Of Rifts, Mayhem and Death-Mallets: A Peek at The Taken King
Fun fact about you readers: you guys are rather into Destiny. If this site’s traffic data is any indication, it’s arguably the most popular game among GameDynamo’s readership. It’s essentially your jam, for all intents and purposes.
Armed with that knowledge, I braved not one but TWO of E3’s super-long lines, one at Activision’s booth and another at Sony’s, to bring you lovely folks a firsthand look at what the next major expansion, The Taken King, will have to offer when it drops later this year.
In addition to the usual assortment of new strikes, weapons and narrative prompts (I was going to say “story content”, but since this is Destiny, I figured that’d be a bit of a stretch) the expansion will come with a few new additions to Destiny’s competitive multiplayer, two of which were available for E3-goers to try out.
Mayhem is one of those modes, and it more than lives up to the name. Basically your typical Clash mode where everyone is trying to out-kill their opponents, it twists things up by drastically speeding up the charge rate for players’ Super abilities. Naturally, matches move at a much more furious pace as a result and let one play way more aggressively than normal, while, impressively enough, never becoming overwhelmingly chaotic.
To me, though the mode feels like it exists mainly to showcase the three new Supers being introduced with TTK. For Hunters, Bungie is adding a subclass that will let them pin down enemies with a powerful energy bow, and for Warlocks, a mid-range attack that sprays bolts of lightning at nearby enemies. Since I played Mayhem as a Titan, I spent my time wielding a flaming hammer and dealing devastating, often instant-death levels of damage to enemies within swinging and throwing distance of me. It proved to be a fun Super to use in a pinch when I needed to hit hard fast and couldn’t be bothered to attempt precision aiming (which, for a Destiny rookie like me, was pretty much all the time).
That’s enough about the Supers and Mayhem. Let me tell you about Rift now. Rift is a more focused PvP gametype that has two teams fighting to gain control of a “spark” that appears in the center of the map and place it in dimensional rifts located on each end. The teams fight to earn the most points by match’s end, which is done by sinking the spark into the enemies’ rift, so in essence, then, it’s pretty much soccer, except you can (and are encouraged to) shoot the guys on the other team.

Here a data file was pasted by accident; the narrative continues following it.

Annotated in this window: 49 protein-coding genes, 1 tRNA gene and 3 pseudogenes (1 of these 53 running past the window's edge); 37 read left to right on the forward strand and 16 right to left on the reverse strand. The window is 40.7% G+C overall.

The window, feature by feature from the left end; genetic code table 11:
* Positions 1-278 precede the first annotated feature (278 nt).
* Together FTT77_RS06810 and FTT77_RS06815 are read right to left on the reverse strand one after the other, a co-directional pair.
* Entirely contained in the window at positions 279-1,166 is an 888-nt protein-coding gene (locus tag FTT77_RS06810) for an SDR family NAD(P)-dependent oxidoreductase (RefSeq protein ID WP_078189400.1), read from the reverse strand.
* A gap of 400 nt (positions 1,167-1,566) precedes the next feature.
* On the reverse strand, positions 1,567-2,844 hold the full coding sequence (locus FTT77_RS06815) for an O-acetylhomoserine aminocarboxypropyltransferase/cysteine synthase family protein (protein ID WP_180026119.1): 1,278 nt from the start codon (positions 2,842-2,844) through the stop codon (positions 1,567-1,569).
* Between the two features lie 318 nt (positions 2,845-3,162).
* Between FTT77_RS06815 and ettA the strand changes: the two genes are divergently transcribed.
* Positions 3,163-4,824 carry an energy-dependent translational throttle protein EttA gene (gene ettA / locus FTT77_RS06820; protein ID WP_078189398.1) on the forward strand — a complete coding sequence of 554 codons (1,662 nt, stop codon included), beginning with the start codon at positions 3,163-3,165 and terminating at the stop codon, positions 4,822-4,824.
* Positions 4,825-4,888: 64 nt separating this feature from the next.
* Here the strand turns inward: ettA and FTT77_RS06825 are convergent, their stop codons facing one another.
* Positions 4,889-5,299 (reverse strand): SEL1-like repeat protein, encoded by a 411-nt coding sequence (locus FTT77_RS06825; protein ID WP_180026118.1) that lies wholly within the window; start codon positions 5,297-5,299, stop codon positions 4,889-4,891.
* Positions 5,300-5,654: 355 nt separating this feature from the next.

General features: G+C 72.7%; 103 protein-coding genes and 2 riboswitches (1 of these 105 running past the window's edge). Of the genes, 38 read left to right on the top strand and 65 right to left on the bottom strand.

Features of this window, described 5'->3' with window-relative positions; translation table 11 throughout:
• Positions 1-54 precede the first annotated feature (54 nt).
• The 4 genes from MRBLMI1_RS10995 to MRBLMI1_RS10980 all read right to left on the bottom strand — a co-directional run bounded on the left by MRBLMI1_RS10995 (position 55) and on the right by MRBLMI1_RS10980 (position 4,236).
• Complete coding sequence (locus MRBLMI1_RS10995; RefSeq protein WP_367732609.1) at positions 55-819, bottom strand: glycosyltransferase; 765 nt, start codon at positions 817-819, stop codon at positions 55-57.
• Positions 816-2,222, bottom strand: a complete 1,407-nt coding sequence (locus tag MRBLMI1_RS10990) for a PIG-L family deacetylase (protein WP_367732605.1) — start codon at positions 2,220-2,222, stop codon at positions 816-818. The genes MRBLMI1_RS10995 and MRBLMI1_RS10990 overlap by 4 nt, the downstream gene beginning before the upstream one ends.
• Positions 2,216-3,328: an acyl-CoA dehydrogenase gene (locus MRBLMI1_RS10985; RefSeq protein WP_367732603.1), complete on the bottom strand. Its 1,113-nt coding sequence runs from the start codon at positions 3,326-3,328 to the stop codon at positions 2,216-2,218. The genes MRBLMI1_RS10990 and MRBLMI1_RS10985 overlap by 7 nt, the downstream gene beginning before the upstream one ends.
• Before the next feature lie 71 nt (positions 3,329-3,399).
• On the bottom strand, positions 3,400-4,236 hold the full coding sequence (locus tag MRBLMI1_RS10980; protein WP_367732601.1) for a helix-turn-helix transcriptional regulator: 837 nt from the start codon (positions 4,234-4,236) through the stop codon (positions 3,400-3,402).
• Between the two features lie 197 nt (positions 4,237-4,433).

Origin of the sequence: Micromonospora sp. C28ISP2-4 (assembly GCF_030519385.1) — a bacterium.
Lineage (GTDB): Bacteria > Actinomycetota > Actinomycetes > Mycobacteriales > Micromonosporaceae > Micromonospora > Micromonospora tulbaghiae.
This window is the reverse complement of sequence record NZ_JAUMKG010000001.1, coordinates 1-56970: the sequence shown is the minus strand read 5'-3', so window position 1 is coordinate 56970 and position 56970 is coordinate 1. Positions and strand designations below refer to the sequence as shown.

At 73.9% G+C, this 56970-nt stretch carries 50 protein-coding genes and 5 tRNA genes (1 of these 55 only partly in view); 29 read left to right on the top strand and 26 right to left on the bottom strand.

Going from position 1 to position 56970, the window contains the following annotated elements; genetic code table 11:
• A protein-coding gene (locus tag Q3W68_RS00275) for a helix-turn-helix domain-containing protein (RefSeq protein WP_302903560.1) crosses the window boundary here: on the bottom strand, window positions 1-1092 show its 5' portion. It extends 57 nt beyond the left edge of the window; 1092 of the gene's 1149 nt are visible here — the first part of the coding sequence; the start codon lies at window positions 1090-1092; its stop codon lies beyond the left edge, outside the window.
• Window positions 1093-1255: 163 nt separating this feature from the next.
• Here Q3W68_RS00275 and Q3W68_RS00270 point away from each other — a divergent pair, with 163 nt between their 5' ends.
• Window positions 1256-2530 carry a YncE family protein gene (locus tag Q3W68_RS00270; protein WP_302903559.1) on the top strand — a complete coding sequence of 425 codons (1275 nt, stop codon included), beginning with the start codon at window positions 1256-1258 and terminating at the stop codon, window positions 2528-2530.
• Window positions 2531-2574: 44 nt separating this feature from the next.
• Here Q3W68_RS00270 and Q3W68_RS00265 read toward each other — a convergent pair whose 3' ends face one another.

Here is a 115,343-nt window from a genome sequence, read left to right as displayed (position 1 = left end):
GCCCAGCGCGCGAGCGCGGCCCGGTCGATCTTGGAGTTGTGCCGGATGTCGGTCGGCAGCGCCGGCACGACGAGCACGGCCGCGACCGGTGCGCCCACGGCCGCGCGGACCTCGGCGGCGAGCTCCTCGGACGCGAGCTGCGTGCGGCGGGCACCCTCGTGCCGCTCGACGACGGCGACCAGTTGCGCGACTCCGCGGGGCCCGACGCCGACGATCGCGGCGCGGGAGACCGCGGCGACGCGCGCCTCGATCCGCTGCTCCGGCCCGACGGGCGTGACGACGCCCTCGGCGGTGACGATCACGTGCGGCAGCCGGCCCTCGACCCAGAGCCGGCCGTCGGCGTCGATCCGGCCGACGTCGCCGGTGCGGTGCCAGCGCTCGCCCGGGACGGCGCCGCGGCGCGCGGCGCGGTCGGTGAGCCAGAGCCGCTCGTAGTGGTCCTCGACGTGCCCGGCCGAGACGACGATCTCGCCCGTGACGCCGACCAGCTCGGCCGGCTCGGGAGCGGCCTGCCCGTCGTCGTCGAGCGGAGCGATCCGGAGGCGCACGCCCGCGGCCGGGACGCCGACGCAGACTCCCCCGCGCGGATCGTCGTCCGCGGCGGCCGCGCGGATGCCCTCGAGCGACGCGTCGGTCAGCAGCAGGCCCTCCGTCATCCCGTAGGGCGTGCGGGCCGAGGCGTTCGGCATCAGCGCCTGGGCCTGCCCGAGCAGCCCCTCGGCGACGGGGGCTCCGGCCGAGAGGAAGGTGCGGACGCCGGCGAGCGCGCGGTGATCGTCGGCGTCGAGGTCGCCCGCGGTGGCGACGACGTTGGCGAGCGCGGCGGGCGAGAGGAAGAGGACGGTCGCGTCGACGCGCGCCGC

I presume this will be a good mode for those who like to coordinate with teammates and employ a little more thought before jumping into a firefight, instead of shooting first and hoping for the best. I say “presume” because rather than employ anything resembling teamwork or strategy, my time in Rift was mostly spent getting shot by the same guy over and over before I ever had a good opportunity to rally with the rest of my team. We lost, sad to say.
That’s pretty much all I have to say about The Taken King’s new multiplayer stuff. Anything else I could talk about… well… I suppose I can tell you what Bungie told us press folk about the new narrative driving the new expansion.
In a nutshell, it will pit Guardians against a nasty fellow named Oryx, who’s out to get some revenge for the death of his son, former raid boss Crota, backed by corrupted Vex, Cabal and other species as well as a massive floating fortress of doom. To face him, Guardians will be heading on a quest to rediscover their predecessors’ lost powers, culminating in a new raid that will have them busting into Oryx’s fortress and teaching him some much-needed manners.
Bungie is promising that the load of new content being crammed into the DLC will let players new and old feel the thrill of being more powerful than ever, while also giving them a taste of what the developer will have in store for Destiny as a whole as it enters its second year.
For $40, Guardians across the solar system will be able to dive into The Taken King when it arrives for PlayStations and Xboxes of the last and current-gen variety on September 15.
A writer, journalist, and aspiring storyteller, Peter Grimm has been gaming since the days of the Nintendo 64, and reporting on the goings-on in the World of Gaming since late 2011. His base of writing operations is located within the void between Here and There, or so he would have you think.
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